It's so sweet to see Hawaii in the news for something other than “vacation in paradise,” “buy a piece of paradise” or “they're poisoning paradise.” Kudos to state Attorney General Doug Chin for successfully challenging Trump's latest executive order travel ban. When your intent is to discriminate, it's pretty hard to disguise it.
Here's some more good news. Kauai's bees are buzzing along just fine, thank you. Yup, even though a recent pollen study detected miniscule levels of pesticides, the island's honey bees are robust, in strapping good health.
|Capturing a swarm.|
In fact, “Kauai has some of the healthiest bees in the world — or at least, the country,” said Scott Enright, director of the state Department of Agriculture.
So concluded Danielle Downey, the former state apiary specialist who conducted the study in 2015. It was financed by a $12,000 Kauai County grant, which was issued after people freaked out during Bill 2491, claiming that the westside seed companies were killing and poisoning bees.
“This study showed this was not the case,” Enright told the Kauai County Council yesterday.
“During the infamous Bill 2491, many claims were made by proponents of the bill,” Councilman Ross Kagawa said. “And they had some very serious accusations that people were dying, babies were being born deformed, cancer was on the rise, and of course, that bees were dying at a rapid rate. So based on your study, are those claims true or false, regarding the bees?”
“False, Enright relied.
And yet another bogus claim bites the dust. Indeed, not one of those accusations was found to be true.
Downey took 200 samples from 23 sites, from Kekaha to Haena, and they were tested for 212 different chemistries. One sample, taken at Kekaha, detected chlorpyrifos (Lorsban) at 12.5 part per billion, which Downey declared “an insignificant number.”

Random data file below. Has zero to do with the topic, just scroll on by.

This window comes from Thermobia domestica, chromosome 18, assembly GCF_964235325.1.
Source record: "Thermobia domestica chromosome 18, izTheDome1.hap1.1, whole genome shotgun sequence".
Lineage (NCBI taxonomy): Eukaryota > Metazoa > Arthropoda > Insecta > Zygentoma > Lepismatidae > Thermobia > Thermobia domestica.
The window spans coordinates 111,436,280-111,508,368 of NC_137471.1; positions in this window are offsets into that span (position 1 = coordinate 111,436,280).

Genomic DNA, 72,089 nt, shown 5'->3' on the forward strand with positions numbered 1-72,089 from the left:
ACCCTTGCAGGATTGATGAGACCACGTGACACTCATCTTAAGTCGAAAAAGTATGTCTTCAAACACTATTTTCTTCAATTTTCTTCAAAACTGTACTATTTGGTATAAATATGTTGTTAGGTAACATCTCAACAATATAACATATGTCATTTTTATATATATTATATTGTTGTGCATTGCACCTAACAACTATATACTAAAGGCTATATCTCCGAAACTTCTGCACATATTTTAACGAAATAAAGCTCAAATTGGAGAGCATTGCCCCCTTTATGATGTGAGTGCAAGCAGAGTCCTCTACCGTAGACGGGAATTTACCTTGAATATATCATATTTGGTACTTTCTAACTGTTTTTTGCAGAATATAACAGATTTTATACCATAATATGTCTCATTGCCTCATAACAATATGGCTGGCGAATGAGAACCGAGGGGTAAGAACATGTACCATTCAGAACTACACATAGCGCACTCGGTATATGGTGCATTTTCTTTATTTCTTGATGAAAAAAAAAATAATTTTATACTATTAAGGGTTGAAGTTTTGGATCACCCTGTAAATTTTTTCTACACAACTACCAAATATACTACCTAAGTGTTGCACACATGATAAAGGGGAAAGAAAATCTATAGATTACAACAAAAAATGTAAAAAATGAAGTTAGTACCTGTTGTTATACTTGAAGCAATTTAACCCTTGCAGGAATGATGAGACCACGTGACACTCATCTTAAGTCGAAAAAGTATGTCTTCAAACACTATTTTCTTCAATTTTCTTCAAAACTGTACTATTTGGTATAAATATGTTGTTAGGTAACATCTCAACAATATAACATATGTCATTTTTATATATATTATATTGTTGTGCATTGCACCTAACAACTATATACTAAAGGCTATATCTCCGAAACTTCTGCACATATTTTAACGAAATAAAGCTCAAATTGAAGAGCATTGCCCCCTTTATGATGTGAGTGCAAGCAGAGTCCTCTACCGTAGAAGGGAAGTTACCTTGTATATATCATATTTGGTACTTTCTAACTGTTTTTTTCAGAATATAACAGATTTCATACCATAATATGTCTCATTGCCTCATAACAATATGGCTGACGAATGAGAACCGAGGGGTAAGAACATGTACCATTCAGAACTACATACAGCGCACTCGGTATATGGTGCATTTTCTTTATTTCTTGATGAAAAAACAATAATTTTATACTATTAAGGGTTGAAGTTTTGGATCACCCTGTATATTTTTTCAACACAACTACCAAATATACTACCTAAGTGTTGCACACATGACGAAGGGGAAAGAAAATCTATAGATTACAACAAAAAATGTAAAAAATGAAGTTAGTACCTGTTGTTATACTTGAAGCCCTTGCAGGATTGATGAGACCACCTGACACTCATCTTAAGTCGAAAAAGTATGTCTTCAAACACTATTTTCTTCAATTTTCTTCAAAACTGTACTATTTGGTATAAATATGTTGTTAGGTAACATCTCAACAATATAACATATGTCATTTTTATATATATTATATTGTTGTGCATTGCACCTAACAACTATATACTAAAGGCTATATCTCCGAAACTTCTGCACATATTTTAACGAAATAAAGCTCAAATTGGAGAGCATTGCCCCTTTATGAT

“It was the only hit for an ag RUP (restricted use pesticide) in everything,” Enright said.
On the other hand, fipronil — a product used in ant, flea, roach and termite control — was found in every sample. And then there were “chemistries [fungicides] used in green houses, mostly on the North Shore, that showed up in concentrations in hives on the North Shore,” Enright added.
Uh, what have we been saying all along? “Big ag” ain't the problem, folks! It's us! It's you!
As Enright reminded us, Kauai had the highest honey production in the world during sugar's heyday.
|Absolute Kauai honey.|
Never one to pass an opportunity to self-promote, Carl Berg told the council about a study he did to determine whether there was any glyphosate (Roundup) in Kauai honey. It was funded by Surfrider, conducted with dubious protocol — beekeepers could send in their own honey samples, opening the possibility for contamination, as opposed to Danielle, who collected pollen herself — and he's still writing up the results, supposedly for publication in a scientific journal. We shall see... And it was a bit disengenous to claim he “collaborated with Dr. Downey,” when in fact she discouraged the honey testing.
At any rate, Berg supposedly found glyphosate in 37 percent of the samples he tested — again, in extremely small amounts, but there is no allowable pesticide level in honey. Though it's hard to imagine that any honey doesn't have at least some residue, since pesticides are found in pollen all around the world, and thus ostensibly would be found in the honey. So you might think twice about paying more for "organic" honey.
The pollen study “didn't test for glyphosate because bees don't react to it,” Enright said. “In talking about bee health, they have no reaction. I didn't know about that until I had a conversation with Danielle.”
One would expect a joyous reaction from beekeepers to the news that Kauai bees are in great shape. Except when it doesn't fit their agenda, as is the case with beekeeper and anti-GMO activist Jimmy Trujillo.
Looking grim as he addressed the Council, Trujillo said: “What can we do to protect our bees and the livelihood of our beekeepers? We are prepared to find out.”
As a beekeeper, Trujillo should know it starts with good hive hygiene. As in quit neglecting your bees. And let's not forget he was the one who transported a box with the small hive beetle from the Kauai Community College apiary to Kapahi, thus facilitating the eastside spread of that destructive pest.
But shhh. Let's just keep blaming ag, instead of taking any responsibility ourselves.